The 48th Regiment of Foot was first formed in 1741 by James Cholmondeley in Norwich, as part of seven Infantry Regiments raised to expand the British Army during the War of Austrian Succession (1740–48). It saw its first action in 1745 when Bonnie Prince Charlie (the grandson of James II) landed in Scotland, attempting to regain the crown to the Stuart family and the Regiment fought at the Battle of Falkirk and Culloden. .
During the Seven Years War (1754-1763) the 48th was deployed to North America as part of Major-General Edward Braddock’s campaign to halt the advance of the French into British claimed territories on the East coast. The 48th went on to serve in the West Indies and helped to capture the French Island of Martinique and Havana. In 1773 prior to the American War of Independence (1775–1783), the 48th was stationed in the West Indies and was captured by French forces. The 48th were finally repatriated back to England in 1780 and located in Northampton. In 1782 all British Regiments without Royal titles were awarded county titles in order to aid recruitment from that region therefore the 48th became the 48th (Northamptonshire) Regiment of Foot. The Regiment took part in the Great Siege of Gibraltar when Franco/Spanish forces attempted to capture Gibraltar for 3 years and seven months.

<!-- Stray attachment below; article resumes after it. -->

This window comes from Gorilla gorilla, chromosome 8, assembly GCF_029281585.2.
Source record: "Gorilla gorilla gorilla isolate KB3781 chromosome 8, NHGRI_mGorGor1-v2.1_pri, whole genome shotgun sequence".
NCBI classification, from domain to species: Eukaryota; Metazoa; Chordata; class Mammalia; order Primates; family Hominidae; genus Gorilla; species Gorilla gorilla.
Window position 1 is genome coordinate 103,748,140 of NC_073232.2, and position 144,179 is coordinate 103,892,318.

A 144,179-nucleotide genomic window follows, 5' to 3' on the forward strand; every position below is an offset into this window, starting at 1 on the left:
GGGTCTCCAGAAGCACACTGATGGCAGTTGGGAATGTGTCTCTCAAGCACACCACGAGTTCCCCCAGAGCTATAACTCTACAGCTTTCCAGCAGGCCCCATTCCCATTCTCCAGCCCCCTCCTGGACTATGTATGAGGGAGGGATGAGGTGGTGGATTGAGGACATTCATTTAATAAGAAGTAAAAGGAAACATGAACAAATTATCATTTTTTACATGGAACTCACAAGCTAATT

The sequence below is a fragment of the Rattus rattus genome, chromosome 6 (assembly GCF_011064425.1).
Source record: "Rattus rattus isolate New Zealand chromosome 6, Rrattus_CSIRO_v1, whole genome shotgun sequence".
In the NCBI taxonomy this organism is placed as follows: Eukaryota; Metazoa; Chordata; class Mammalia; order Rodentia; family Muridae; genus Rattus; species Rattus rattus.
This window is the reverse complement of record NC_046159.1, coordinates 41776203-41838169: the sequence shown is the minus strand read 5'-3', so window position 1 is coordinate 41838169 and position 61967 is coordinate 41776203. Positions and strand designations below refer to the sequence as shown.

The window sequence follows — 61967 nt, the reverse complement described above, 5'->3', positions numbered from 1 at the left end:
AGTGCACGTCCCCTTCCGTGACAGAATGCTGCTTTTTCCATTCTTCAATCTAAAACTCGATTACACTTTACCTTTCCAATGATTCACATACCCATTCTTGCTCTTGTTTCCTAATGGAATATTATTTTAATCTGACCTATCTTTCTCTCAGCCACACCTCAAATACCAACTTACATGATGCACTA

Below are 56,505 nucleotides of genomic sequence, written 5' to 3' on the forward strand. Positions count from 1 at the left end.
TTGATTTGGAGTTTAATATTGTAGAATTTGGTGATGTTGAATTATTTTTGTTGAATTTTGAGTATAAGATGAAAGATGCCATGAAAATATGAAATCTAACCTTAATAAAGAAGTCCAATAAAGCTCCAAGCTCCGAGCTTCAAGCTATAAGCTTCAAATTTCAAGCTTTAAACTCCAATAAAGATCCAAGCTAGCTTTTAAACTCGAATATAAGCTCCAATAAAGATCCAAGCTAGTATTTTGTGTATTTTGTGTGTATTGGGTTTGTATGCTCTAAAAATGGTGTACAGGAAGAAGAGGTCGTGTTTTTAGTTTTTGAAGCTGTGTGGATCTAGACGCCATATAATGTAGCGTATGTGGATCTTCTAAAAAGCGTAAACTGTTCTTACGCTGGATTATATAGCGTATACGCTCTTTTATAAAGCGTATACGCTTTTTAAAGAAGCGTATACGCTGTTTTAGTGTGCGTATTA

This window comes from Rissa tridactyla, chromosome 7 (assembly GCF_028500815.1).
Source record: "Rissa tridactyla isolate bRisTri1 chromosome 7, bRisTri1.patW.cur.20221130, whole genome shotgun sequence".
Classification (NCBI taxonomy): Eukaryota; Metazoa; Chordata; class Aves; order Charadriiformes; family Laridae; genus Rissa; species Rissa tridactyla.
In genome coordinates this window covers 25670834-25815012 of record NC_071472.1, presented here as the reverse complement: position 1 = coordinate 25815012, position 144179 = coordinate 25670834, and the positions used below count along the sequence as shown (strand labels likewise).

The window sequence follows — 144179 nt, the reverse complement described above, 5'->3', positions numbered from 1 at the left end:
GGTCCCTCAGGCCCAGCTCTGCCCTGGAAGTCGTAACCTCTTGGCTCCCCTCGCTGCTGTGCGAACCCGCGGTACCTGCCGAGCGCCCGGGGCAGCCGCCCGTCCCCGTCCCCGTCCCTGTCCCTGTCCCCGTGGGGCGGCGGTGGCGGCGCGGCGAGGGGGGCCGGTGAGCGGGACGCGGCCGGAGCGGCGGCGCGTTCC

During the Peninsular War the 48th fought at the Battles of Talavera, Douro, Albuhera, Badajoz, Salamanca, Vittoria, Pyrenees, Nivelle, Orthes and Toulouse. At Albuera the 48th had such heavy casualties, that at the end the two battalions were amalgamated into one weak battalion.
The Regiment went on to serve in Australia in various locations, the 48th garrisoned Sydney, Newcastle, Port Macquarie and Parramatta. The 48th went on to serve during the Crimean War (1854 -56) fighting at the Battle of Sevastopol.
In 1881 the Childers Reforms restructured the British army into a network of multi-battalion Regiments, the 48th and the 58th Regiments of Foot were merged to form the Northamptonshire Regiment. The newly formed Regiment went on to serve in North West Frontier Operations 1897-98, Second Boer War (1899 - 1902) and two World Wars.
In 1960 the Regiment was merged with the Royal Lincolnshire Regiment to become the 2nd Battalion of the Royal Anglian Regiment.